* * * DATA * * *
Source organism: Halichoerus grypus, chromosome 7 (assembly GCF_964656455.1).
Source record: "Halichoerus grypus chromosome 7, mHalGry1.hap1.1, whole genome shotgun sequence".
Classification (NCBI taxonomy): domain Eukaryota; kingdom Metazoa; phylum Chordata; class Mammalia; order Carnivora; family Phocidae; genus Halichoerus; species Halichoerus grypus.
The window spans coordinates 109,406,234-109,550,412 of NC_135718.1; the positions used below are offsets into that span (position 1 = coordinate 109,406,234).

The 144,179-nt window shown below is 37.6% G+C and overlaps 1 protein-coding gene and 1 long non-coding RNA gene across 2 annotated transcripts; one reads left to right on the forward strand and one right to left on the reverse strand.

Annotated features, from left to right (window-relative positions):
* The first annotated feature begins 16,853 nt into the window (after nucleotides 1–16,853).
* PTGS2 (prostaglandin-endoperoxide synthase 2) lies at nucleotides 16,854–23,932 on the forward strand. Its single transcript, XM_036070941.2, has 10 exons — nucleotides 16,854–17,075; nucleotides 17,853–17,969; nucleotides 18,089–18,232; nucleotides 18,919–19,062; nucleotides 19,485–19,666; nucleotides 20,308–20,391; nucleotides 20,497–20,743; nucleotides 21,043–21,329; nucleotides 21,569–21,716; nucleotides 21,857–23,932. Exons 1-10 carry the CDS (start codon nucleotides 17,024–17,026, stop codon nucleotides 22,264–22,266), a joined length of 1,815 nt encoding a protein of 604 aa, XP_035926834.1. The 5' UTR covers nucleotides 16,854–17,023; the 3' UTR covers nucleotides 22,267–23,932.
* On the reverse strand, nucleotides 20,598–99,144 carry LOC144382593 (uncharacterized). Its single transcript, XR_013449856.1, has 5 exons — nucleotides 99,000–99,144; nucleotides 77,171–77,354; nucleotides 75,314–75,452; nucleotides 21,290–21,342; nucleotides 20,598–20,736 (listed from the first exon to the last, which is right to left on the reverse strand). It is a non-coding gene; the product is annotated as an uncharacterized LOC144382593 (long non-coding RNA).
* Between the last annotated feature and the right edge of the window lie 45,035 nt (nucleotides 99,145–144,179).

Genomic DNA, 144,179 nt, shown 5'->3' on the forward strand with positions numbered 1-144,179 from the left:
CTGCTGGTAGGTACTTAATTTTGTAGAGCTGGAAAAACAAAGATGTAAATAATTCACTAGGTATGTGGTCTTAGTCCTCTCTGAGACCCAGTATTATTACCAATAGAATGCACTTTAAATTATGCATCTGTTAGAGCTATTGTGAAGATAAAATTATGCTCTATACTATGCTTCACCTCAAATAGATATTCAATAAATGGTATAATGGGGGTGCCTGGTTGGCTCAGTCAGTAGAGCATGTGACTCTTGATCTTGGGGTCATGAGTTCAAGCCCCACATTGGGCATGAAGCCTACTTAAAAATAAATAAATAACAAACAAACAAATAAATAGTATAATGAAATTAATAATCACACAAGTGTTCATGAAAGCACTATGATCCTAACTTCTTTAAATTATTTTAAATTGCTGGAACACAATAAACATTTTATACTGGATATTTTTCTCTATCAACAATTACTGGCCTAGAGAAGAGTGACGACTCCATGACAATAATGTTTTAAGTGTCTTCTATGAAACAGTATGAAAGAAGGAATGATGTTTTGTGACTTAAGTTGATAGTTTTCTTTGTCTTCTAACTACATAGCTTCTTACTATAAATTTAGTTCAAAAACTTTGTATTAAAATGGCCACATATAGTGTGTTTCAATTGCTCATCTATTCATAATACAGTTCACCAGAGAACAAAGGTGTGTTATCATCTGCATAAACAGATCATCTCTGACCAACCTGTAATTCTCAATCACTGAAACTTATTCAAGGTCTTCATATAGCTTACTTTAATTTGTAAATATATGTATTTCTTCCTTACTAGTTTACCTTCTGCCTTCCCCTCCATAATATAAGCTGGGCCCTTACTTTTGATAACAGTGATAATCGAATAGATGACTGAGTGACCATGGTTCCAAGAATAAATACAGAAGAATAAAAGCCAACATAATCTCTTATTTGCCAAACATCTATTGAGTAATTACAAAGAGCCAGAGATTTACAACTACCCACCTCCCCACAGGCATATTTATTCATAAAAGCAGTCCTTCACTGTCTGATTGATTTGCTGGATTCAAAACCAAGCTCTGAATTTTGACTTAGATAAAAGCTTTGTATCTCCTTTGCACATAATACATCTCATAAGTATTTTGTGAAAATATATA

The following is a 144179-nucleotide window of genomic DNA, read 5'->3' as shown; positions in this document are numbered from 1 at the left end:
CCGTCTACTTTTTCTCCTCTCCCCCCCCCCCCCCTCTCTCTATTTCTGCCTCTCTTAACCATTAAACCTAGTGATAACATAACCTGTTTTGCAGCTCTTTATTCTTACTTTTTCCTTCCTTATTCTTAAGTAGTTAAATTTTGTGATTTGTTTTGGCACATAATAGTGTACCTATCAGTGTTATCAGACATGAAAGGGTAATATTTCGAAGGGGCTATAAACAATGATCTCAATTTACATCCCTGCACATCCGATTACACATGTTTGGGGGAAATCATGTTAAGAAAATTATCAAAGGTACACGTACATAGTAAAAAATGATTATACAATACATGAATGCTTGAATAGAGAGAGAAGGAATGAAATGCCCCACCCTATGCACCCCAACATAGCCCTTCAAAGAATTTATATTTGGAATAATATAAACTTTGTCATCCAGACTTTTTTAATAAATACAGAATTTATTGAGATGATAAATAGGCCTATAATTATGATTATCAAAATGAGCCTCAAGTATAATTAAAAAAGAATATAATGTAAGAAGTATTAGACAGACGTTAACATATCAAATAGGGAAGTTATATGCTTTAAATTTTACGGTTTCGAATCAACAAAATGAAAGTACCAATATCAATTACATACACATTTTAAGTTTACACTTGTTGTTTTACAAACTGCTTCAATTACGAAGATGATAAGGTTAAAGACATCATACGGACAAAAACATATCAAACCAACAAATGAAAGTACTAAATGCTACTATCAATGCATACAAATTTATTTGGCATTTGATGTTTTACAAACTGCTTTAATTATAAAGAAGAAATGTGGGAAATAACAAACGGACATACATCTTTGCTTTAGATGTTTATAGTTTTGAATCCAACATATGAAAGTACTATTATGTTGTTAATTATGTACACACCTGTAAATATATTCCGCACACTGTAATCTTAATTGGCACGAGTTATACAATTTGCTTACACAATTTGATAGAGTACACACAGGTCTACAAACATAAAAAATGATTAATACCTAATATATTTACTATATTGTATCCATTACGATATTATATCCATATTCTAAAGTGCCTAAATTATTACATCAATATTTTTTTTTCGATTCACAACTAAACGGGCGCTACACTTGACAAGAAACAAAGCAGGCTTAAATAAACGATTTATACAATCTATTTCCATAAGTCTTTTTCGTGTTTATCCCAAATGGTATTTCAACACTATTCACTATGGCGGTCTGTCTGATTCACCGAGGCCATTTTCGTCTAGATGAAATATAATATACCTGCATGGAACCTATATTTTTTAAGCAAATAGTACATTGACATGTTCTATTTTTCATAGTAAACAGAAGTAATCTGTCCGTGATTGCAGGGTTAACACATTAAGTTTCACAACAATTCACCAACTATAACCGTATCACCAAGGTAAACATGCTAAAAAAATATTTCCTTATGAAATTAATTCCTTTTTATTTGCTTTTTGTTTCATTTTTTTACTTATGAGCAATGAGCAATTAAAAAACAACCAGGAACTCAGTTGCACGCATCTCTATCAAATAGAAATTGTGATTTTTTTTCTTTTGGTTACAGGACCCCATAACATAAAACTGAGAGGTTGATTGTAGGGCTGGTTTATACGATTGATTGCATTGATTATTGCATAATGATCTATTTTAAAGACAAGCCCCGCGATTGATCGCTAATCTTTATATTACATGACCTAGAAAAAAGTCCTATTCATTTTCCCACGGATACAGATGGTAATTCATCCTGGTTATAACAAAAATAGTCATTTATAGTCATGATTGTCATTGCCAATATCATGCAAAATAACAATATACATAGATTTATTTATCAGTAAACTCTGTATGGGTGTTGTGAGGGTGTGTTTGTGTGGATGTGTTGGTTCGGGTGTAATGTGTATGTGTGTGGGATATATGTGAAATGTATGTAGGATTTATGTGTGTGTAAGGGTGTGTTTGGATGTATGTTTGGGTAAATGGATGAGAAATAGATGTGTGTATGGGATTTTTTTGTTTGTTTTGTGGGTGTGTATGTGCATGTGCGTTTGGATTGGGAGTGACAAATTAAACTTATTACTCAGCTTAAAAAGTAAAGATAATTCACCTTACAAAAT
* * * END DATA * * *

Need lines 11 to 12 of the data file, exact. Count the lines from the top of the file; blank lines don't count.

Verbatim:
Genomic DNA, 144,179 nt, shown 5'->3' on the forward strand with positions numbered 1-144,179 from the left:
CTGCTGGTAGGTACTTAATTTTGTAGAGCTGGAAAAACAAAGATGTAAATAATTCACTAGGTATGTGGTCTTAGTCCTCTCTGAGACCCAGTATTATTACCAATAGAATGCACTTTAAATTATGCATCTGTTAGAGCTATTGTGAAGATAAAATTATGCTCTATACTATGCTTCACCTCAAATAGATATTCAATAAATGGTATAATGGGGGTGCCTGGTTGGCTCAGTCAGTAGAGCATGTGACTCTTGATCTTGGGGTCATGAGTTCAAGCCCCACATTGGGCATGAAGCCTACTTAAAAATAAATAAATAACAAACAAACAAATAAATAGTATAATGAAATTAATAATCACACAAGTGTTCATGAAAGCACTATGATCCTAACTTCTTTAAATTATTTTAAATTGCTGGAACACAATAAACATTTTATACTGGATATTTTTCTCTATCAACAATTACTGGCCTAGAGAAGAGTGACGACTCCATGACAATAATGTTTTAAGTGTCTTCTATGAAACAGTATGAAAGAAGGAATGATGTTTTGTGACTTAAGTTGATAGTTTTCTTTGTCTTCTAACTACATAGCTTCTTACTATAAATTTAGTTCAAAAACTTTGTATTAAAATGGCCACATATAGTGTGTTTCAATTGCTCATCTATTCATAATACAGTTCACCAGAGAACAAAGGTGTGTTATCATCTGCATAAACAGATCATCTCTGACCAACCTGTAATTCTCAATCACTGAAACTTATTCAAGGTCTTCATATAGCTTACTTTAATTTGTAAATATATGTATTTCTTCCTTACTAGTTTACCTTCTGCCTTCCCCTCCATAATATAAGCTGGGCCCTTACTTTTGATAACAGTGATAATCGAATAGATGACTGAGTGACCATGGTTCCAAGAATAAATACAGAAGAATAAAAGCCAACATAATCTCTTATTTGCCAAACATCTATTGAGTAATTACAAAGAGCCAGAGATTTACAACTACCCACCTCCCCACAGGCATATTTATTCATAAAAGCAGTCCTTCACTGTCTGATTGATTTGCTGGATTCAAAACCAAGCTCTGAATTTTGACTTAGATAAAAGCTTTGTATCTCCTTTGCACATAATACATCTCATAAGTATTTTGTGAAAATATATA